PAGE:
News this Week

Science  22 Aug 2014:
Vol. 345, Issue 6199, pp. 856
  1. This Week's Section

    U.S. to fund unconventional fusion

    Glowing plasma in a polywell fusion reactor.

    PHOTO: EMC2

    ARPA-E, the U.S. government agency for funding innovative energy technologies, is preparing to launch a program to support alternative approaches to fusion energy that might steal a march on existing mainstream projects. The new funding stream, called Accelerating Low-cost Plasma Heating and Assembly, will target the largely untested middle ground between the two main standard approaches to fusion energy: tokamaks, which confine ionized gases called plasmas at low densities for long periods of time, and laser fusion, which squeezes plasmas to extremely high density for billionths of a second. The Department of Energy previously funded other moderate-density approaches through a program called High Energy Density Plasma (HEDP). But the ballooning cost of the U.S. contribution to the international ITER fusion reactor project in France put a squeeze on such experiments, and HEDP was zeroed out of the budget last October. ARPA-E gave researchers advance notice of the funding program on 11 August; a formal announcement could come within weeks. http://scim.ag/fusionUS

    “Um … no. That's a prank.” Google software engineer in response to an anonymous e-mail tip on 12 August, claiming that Google was secretly planning to create an online platform that would allow scientists to publish their research for free and keep data and papers open access forever.

    The talkative turtles of the Amazon River

    Baby Amazonian turtles chirp to one another as they hatch.

    PHOTO: PROVIDED BY R. C. VOGT/INPA

    Once per dry season in Brazil, based on some unseen cue, female giant South American river turtles decide that it's time to leave the Amazon River to lay their eggs. Clambering ashore in single file, with impressive coordination they spread out across the beach to dig their sandy nests. The apparent secret to the threatened species' teamwork: good communication. After analyzing 220 hours of audio recordings of turtles in the wild, researchers found six different types of vocalization correlated with specific behaviors, such as gathering together, or waiting for hatchlings to enter the Amazon. Baby turtles also seem to talk to each other while hatching, possibly coordinating their first migration to the river, the research team reports in the latest issue of the quarterly journal Herpetologica. The study provides the first evidence that turtles use vocalizations to synchronize activities and rear young, the group says. http://scim.ag/turtlestalk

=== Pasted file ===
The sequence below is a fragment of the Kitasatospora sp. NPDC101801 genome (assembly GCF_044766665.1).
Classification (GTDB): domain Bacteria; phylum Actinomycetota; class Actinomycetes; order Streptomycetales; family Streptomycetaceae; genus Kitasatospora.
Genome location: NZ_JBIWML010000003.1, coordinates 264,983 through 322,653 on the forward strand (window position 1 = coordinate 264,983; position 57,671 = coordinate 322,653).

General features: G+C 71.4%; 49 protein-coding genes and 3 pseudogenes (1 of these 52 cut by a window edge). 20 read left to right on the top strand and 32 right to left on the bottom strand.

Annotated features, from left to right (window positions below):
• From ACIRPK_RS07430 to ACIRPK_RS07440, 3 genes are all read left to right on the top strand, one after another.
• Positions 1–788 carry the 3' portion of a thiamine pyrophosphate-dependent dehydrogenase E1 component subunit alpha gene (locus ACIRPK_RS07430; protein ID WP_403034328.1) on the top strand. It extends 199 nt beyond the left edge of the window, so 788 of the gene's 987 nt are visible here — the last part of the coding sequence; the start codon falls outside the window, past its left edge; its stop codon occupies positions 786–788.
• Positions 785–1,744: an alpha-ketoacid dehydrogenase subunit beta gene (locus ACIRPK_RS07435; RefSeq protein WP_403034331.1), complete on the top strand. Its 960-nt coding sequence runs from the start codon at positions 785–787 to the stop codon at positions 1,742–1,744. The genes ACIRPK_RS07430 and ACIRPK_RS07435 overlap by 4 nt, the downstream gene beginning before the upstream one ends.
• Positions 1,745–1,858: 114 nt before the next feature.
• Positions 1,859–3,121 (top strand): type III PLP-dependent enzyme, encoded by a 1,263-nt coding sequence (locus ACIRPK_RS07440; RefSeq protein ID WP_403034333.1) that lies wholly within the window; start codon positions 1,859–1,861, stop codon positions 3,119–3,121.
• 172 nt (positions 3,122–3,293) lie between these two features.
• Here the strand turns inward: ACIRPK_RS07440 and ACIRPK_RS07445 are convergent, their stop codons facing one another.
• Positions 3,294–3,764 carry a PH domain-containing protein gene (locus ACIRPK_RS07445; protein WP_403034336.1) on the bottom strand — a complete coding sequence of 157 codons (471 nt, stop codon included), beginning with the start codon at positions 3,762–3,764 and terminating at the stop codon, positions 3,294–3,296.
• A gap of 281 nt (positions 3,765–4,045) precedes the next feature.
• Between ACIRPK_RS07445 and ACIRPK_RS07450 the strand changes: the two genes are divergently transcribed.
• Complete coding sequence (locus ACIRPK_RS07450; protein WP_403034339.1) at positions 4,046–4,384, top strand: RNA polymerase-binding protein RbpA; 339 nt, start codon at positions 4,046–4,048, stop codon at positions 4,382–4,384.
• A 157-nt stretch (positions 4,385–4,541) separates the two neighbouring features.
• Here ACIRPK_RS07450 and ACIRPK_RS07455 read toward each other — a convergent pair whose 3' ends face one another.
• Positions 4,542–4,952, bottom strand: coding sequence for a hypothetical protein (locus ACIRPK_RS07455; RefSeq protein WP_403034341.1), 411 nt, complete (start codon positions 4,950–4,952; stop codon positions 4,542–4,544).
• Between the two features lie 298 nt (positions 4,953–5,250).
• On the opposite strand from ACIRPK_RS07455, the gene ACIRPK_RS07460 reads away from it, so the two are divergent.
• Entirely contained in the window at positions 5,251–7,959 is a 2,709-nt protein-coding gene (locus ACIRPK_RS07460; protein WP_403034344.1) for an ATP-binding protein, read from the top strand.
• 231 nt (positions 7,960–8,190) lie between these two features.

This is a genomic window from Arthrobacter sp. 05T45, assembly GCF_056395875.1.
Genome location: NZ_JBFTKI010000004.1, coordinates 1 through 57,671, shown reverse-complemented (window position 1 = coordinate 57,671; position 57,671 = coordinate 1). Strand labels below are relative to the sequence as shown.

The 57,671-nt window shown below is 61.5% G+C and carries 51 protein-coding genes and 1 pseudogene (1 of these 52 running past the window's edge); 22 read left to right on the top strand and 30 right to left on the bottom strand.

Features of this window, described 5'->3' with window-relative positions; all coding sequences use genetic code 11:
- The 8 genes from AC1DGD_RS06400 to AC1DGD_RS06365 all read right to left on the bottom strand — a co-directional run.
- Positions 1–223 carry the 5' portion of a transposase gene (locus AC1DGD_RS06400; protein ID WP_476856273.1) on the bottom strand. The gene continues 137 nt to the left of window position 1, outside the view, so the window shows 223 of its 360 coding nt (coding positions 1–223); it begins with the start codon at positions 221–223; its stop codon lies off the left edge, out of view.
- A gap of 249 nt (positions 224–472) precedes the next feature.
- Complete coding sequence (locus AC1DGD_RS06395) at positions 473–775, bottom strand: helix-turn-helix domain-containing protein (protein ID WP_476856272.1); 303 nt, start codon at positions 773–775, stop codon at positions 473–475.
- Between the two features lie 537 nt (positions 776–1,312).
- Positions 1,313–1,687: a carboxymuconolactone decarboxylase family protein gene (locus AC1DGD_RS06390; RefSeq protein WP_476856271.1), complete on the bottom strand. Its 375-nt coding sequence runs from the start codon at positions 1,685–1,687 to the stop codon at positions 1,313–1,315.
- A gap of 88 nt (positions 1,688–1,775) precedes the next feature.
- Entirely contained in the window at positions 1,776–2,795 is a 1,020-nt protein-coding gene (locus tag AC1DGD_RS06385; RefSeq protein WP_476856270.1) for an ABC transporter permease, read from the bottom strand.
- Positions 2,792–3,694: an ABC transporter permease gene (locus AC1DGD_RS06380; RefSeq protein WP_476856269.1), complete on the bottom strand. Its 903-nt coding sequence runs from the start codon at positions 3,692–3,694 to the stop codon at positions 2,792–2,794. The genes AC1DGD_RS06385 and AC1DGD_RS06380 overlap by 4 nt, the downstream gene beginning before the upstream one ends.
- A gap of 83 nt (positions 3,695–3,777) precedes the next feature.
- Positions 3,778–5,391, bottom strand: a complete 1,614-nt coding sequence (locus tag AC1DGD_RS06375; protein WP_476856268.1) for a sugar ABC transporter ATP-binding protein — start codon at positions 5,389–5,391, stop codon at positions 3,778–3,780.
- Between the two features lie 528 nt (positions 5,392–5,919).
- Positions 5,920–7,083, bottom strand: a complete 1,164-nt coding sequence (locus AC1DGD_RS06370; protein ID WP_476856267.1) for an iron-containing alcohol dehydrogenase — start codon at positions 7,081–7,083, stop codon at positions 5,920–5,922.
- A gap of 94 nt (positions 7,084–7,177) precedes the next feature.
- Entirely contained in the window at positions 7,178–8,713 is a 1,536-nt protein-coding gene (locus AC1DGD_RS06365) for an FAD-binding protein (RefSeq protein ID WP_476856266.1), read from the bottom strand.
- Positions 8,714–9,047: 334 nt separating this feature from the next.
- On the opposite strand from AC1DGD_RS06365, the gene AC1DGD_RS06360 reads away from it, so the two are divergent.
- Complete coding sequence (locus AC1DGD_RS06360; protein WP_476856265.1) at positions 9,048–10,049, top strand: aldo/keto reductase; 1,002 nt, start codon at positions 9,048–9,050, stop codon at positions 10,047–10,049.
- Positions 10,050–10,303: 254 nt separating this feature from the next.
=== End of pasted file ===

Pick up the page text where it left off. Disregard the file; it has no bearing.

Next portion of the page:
By the Numbers

    581—Metric tons of precursor chemical for sarin gas removed from Syria and destroyed, according to the Organisation for the Prohibition of Chemical Weapons.

    40%—Fraction of Americans who will develop type 2 diabetes at some point during their adult lives, according to a study in The Lancet Diabetes & Endocrinology.

    58—Millions of dollars spent by the National Institutes of Health in research funds for papers retracted due to scientific misconduct between 1992 and 2012—less than 1% of the agency's spending during that period, according to an analysis in eLife.

    A Brahe in your boudoir

    Portrait of astronomer Brahe by an unknown painter, circa 1620s.

    CREDIT: © THE ROYAL SOCIETY